Margaret Atwood's Bad Feminist Backlash: Where Can We Find Information?

Criminal Code. Consolidated Acts, c.46: Part V 153.1 (2-6). Justice Laws Website. Last amended on December 12th, 2017. Department of Justice. Web. Accessed 11 Feb 2018.

Governmental primary source. Canadian Federal Law's definition of consent is "the voluntary agreement of the complainant to engage in the sexual activity in question." There are many marginal notes and sub-notes which directly outline what consent is NOT, and when consent cannot be obtained. Furthermore, the document also outlines when miscommunication cannot be a valid excuse, such as if the accuser of sexual offense was in any state of intoxication, self-inflicted or otherwise, or if the judge deems that the proper steps to obtaining consent were not followed by the accused. As Atwood stated in her original letter, the Me Too movement was a symptom of a broken legal system. Is that fair to say regarding Canada? It is unclear to me at the moment as to when this act was added into the Canadian Criminal Code (CCC). However, the most recent revision of the CCC seems to cover almost all kinds of recognizable sexual assault and misconduct. Upon further investigation of previous versions of the CCC, the version which existed during December 2015, the time when former BC Supreme Court Judge Mary Ellen Boyd was hired to investigate the allegations by the university. I was able to get a better sense of Canadian laws regarding sexual assault, and I would like to explore how this statistics differ from those in the USA. I would also like to explore available court cases which proved not guilty to see what evidence is not considered enough in a court of law. Although there are written laws in place, there are still many factors in Level 1 cases left to the discretion of the judge. Now that I have a base understanding of how the Canadian Criminal code views sexual assault. my nest step is to see how these laws (especially those regarding consent) are construed in the courtroom. 

Rotenberg, Cristine. “Police-reported sexual assaults in Canada, 2009 to 2014: A statistical profile” Juristat (85-002-X), vol. 37. no. 1. Statistics Canada [StatsCan], www.statcan.gc.ca/pub/85-002-x/2017001/article/54866-eng.htm.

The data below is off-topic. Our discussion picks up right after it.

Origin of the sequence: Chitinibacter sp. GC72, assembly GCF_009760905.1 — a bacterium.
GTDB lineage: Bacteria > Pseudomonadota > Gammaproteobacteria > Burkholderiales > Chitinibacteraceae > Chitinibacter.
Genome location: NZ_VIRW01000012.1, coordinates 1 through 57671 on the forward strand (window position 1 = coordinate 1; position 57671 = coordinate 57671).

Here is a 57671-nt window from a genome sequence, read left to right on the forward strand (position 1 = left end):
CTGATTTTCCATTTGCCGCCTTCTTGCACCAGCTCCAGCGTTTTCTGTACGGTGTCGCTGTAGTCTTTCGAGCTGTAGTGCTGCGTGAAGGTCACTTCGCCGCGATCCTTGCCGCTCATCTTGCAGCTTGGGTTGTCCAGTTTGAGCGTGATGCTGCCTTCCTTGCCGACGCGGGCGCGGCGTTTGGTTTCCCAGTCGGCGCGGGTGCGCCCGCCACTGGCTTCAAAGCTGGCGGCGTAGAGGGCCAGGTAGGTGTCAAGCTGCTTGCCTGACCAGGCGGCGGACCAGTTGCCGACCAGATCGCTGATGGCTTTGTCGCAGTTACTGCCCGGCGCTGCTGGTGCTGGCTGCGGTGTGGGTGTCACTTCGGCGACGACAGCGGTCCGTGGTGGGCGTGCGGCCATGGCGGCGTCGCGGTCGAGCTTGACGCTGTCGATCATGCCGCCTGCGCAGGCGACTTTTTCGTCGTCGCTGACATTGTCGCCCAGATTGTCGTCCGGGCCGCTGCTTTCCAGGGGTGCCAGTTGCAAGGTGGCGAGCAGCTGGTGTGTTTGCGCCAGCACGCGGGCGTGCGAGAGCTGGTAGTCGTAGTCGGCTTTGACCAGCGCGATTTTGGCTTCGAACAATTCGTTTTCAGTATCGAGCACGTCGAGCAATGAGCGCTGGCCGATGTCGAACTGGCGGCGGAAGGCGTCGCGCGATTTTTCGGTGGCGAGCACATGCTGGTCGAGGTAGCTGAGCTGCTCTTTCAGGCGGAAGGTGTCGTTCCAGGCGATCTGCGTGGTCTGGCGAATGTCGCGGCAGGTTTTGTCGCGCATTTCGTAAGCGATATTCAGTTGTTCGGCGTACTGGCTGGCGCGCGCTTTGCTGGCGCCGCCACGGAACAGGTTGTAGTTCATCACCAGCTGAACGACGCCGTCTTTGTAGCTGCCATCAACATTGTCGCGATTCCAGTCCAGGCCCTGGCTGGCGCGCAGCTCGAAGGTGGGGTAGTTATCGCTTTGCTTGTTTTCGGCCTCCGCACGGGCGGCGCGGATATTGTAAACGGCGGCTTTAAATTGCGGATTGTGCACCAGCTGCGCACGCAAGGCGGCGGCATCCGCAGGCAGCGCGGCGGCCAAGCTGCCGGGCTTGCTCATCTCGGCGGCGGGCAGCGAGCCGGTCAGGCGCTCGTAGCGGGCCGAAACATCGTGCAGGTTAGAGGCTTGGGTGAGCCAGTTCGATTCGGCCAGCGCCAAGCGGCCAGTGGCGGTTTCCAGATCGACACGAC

Rotenberg presents a governmental primary source that provides great insight into the Canadian justice system and the treatment of sexual assault cases. One of the most frightening realizations I made while reading this report is that sexual assault is the most under-reported crime in Canada. According to this statistical profile, it is estimated that only around 5% of sexual assaults were reported to the police in 2014. This statistic has not changed for about a decade.The most common reasons for not reporting a sexual assault to police were that the victim felt the crime was minor and not worth taking the time to report (71%), the incident was a private matter and was handled informally (67%), or that no one was harmed (63%). Some victims voiced concerns regarding the justice system process, including not wanting the hassle of dealing with police (45%), the perception that police would have not considered the sexual assault important enough (43%), or that the offender would not be convicted or adequately punished (40%). The text also describes the three levels of sexual assault (Level 1: Sexual assault; Level 2: Sexual assault with a weapon or causing bodily harm; Level 3: Aggravated sexual assault) and details how 98% of sexual assault cases brought to the police are Level 1 offenses. Also explores delays in reporting, investigative challenges and different intersections of age, sex and relationship in reported cases. These statistics provided a good argument towards the protection of accusers coming forward in cases such as Steven Galloway's.